Direction Kings (Palpung Monastery) | Four Guardian Kings Main Page | Arhat Main Page | Palpung Painting Style | Terminology & Classification of Style Names
The images below depict three of the Four Guardian Kings. The whereabouts of the fourth king is not known. It is also most probable that the Four Kings were part of a larger set of twenty-three paintings depicting the twenty-five figures of Buddha Shakyamuni, together with the two foremost disciples - Shariputra and Maudgalyayana, the sixteen Arhats, the attendant Dharmata, the patron Hvashang. Including the Four Kings there are twenty-three compositions. The two foremost disciples are almost always depicted standing to the right and left sides of the Buddha.
What is particularly unique about these Guardian King figures is their appearance. They are in Peaceful Appearance rather than King Appearance. The latter is the standard Tibetan and Chinese manner of depicting the kings. This new way of presenting the Four Kings as peaceful deities was promoted by Situ Panchen Chokyi Jungne (1700-1774). Chokyi Jungne believed that the kings should be presented as in the classical Indian style as heavenly gods rather than as mature, richly attired, stout soldiers. The artists at Palpung Monastery and later artists of the style were not always consistent in adopting this Chokyi Jungne style of depiction. Many of the artists of Palpung style, and the greater Khamdri style, still depict the Four Guardians in the traditional King Appearance even up to the present time. (See the Eleven Figurative Forms in Himalayan Style Art).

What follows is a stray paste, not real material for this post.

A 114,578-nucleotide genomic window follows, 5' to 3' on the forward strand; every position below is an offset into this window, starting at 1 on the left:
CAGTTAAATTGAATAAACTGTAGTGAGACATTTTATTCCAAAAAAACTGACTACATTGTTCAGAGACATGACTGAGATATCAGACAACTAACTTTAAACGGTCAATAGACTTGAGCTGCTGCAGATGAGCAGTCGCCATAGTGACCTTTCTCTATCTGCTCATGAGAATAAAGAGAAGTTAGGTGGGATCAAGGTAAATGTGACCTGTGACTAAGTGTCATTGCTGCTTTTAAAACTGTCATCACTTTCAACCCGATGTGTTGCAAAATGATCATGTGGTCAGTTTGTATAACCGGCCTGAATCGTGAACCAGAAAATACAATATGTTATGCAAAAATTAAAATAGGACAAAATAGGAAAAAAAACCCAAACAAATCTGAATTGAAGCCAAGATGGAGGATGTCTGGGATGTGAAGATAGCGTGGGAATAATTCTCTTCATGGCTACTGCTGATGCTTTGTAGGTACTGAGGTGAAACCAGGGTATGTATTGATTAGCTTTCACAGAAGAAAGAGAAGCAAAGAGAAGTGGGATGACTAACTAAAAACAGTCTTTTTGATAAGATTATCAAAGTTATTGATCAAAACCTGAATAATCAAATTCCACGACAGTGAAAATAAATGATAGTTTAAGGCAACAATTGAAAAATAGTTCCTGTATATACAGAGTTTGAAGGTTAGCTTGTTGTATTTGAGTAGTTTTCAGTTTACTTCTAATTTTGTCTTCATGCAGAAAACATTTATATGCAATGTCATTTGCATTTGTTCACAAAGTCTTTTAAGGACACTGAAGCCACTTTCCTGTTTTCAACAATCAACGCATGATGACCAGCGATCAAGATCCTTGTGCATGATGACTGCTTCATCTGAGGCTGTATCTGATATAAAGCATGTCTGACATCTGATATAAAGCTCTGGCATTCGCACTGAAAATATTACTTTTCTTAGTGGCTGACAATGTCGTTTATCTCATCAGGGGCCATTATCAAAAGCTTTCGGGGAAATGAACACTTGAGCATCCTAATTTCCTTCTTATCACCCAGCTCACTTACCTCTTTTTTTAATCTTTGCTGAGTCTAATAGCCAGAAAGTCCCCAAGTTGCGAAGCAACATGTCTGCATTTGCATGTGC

See a set of three paintings depicting Shakyamuni Buddha and the Sixteen Arhats following the Palpung Painting Style.
Other Examples of Peaceful Kings: HAR #19, A Set of Three, #91066.
Jeff Watt [updated 9-2014]